How to Bypass the Mutual Fund Early Redemption Fee

One of the inconveniences with investing in mutual funds is the annoying early redemption fee. This fee imposes a 2% deduction to your account should you decide to withdraw your funds within 30 days of your last contribution.

Initially, this was the major reason why I have decided to move towards trading individual stocks. However, now that my view of mutual funds has changed, I have discovered a way to bypass this early redemption fee.

The problem I had before I realized this strategy was that I could not sell my funds when it was at a high price without being subjected to this fee. Of course, I could always hold my funds and expect long term growth but I am more fascinated with the buy low sell high idea.

S&P 500 Mutual Funds (US Index)

Before I go any further into my strategy, I just want to mention that the mutual fund I have in mind in writing all of this is the S&P 500 index. If you have been following along on Million Endeavour, you would probably know that lately I have been doing quite a lot of research on US Equities.

Anyhow, until recently, I have held 30% of my portfolio on the US Index Fund from TD Bank. This prevented me from selling my funds should the S&P 500 index reach a particularly high point. To remedy this situation, I have decided to sell 50% of my funds in the TD US Index and have used that money to purchase the US Index Fund from Royal Bank.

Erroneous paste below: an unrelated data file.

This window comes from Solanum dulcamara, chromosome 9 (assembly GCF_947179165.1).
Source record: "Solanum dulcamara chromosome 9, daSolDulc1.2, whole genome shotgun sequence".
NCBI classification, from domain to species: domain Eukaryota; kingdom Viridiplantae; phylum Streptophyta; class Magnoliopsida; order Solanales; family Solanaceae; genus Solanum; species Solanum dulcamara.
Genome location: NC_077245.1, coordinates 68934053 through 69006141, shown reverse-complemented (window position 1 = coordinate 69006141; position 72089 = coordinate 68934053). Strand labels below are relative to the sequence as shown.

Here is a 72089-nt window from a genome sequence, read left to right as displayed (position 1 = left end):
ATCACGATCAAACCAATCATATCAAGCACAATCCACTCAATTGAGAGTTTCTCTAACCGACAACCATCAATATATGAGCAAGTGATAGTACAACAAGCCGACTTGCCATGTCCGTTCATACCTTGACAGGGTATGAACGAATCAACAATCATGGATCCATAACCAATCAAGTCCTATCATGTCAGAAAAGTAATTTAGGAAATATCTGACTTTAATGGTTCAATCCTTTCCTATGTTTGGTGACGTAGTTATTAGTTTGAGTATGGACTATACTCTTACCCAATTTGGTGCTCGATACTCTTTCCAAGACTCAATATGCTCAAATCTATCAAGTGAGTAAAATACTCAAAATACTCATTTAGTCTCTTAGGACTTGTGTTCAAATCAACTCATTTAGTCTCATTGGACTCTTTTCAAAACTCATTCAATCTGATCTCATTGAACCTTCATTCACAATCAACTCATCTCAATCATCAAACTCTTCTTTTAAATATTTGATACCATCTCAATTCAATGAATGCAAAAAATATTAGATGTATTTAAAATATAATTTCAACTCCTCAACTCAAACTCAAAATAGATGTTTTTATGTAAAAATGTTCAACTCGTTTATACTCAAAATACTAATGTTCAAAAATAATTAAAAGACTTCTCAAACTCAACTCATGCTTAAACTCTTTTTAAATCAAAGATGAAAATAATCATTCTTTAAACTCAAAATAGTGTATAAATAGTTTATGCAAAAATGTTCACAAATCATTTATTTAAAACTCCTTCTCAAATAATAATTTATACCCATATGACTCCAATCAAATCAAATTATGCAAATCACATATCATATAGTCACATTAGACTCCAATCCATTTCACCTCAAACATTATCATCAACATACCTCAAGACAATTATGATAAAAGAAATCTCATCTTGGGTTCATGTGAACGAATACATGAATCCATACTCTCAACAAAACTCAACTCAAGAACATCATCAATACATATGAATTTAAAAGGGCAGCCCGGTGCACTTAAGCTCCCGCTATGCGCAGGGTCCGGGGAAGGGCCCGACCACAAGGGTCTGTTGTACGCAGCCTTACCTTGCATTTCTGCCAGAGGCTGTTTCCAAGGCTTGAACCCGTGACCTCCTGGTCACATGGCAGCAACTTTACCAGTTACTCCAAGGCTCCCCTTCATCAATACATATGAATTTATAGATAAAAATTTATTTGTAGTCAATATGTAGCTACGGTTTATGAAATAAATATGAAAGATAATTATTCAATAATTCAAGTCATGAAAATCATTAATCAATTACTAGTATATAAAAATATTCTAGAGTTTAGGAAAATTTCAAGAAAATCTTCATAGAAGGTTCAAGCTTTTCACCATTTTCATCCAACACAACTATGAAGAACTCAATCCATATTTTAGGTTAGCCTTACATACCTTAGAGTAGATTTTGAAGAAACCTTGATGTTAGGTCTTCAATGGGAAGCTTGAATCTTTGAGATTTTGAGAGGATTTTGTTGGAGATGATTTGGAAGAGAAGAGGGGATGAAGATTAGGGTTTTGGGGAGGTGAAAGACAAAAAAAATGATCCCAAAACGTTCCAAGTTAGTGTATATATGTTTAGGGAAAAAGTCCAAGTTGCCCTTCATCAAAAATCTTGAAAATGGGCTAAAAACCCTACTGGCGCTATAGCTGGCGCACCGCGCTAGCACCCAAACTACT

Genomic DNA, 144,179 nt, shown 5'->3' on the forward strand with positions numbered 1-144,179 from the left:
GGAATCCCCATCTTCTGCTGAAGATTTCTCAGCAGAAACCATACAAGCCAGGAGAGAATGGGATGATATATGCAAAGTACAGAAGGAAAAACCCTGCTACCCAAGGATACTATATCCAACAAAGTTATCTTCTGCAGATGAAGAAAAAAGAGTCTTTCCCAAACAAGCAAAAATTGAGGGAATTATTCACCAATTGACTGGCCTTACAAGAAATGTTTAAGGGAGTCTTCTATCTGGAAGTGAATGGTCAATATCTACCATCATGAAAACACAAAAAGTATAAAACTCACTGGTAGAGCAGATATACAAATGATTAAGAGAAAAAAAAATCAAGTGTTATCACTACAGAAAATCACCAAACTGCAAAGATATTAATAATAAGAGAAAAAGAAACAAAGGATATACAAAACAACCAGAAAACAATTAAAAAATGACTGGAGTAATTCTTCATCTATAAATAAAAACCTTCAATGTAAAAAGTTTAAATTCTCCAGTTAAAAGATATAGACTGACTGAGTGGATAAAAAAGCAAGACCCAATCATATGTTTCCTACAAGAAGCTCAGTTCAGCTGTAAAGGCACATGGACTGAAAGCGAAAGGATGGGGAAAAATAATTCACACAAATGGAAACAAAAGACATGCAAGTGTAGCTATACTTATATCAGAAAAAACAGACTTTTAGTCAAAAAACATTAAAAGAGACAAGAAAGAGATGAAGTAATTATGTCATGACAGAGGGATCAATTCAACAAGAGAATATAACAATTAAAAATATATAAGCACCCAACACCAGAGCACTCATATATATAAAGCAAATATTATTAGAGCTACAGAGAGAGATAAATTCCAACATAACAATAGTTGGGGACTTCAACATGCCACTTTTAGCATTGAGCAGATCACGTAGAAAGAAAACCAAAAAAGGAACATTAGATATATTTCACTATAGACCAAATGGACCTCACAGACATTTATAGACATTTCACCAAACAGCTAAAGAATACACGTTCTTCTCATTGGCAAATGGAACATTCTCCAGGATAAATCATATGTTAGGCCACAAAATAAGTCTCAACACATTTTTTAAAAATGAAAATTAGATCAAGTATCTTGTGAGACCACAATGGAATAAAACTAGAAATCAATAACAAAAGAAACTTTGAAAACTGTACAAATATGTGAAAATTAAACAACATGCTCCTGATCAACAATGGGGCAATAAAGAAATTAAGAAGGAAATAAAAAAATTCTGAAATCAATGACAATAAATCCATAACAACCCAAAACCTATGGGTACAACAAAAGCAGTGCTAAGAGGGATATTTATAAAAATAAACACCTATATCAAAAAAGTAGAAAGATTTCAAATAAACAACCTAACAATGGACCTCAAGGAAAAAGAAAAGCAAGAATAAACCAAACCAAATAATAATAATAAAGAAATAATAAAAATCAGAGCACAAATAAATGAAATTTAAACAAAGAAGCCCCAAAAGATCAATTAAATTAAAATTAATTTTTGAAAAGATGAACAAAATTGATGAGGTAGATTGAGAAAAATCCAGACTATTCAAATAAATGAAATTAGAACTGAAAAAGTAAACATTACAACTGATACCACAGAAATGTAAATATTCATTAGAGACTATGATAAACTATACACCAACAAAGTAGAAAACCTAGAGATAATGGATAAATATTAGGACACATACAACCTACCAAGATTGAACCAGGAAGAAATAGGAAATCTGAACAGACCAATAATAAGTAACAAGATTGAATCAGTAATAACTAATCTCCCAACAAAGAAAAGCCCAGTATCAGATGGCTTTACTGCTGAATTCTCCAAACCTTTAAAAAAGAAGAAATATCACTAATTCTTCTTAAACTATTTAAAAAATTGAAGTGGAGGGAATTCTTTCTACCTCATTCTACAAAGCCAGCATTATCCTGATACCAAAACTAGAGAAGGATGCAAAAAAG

This maneuver will give me the option to work with two different US index funds. In another words, if the S&P 500 reaches a relatively high point, I am able to sell my funds from TD Bank because I have purchased the fund at an earlier point.

Once I sell my funds, I will begin to wait for the S&P 500 to drop again before I re-purchase the TD Index Fund. In the off chance that the S&P 500 Index recovers and reaches another high point within thirty days, I will sell my US Index Funds from Royal Bank instead of the funds from TD that I have just recently purchased.

If all of this is confusing, it is because sometimes, I am not very good at explaining things. This is why I have created this hypothetical timeline to convey my thoughts better.

  • April 18, 2014: Purchased $1500 from TD US Index Funds. (Withdrawal date without fee – May 18, 2014)
  • April 30, 2014: Purchased $1500 from RBC US Index Funds. (Withdrawal date without fee – May 30, 2014)
  • S&P 500 High Prices: May 30, 2014 and June 15, 2014
  • S&P 500 Low Prices: June 2, 2014 and June 20, 2014

According to this timeline, I would:

  • Sell my TD US Index Funds on May 30, 2014 and re-purchase on June 2, 2014
  • Sell my RBC US Index Funds on June 15, 2014 and re-purchase on June 20, 2014

Benefits to Multiple Index Funds

By having two different US index funds, I am able to sell my funds without subjecting to an early redemption fee. This will ensure that I reap the high tide and gain maximum profit.

In fact, I can probably use three different US index funds to maximize efficiency even more. This strategy will work because these funds perform and underperform at almost the exact same rate.

The alternative will be to hold your index funds without having to sell at a high point. The S&P 500 is performing in an upward trend and growth is almost certain in the long run with exception to when the market is in a recession (more on this later on).

Any discount brokerage will allow you to purchase mutual funds from another bank, even if it is not the bank you hold the account with. This strategy only applies to mutual funds with an early redemption fee and is currently just my hypothesis. For now, I will take the initiative to experiment and share the results when I have any.

In fact, there are US index funds that don’t fall under the mutual fund category and does not come with any redemption fee. Those funds will be on my list to check out next.

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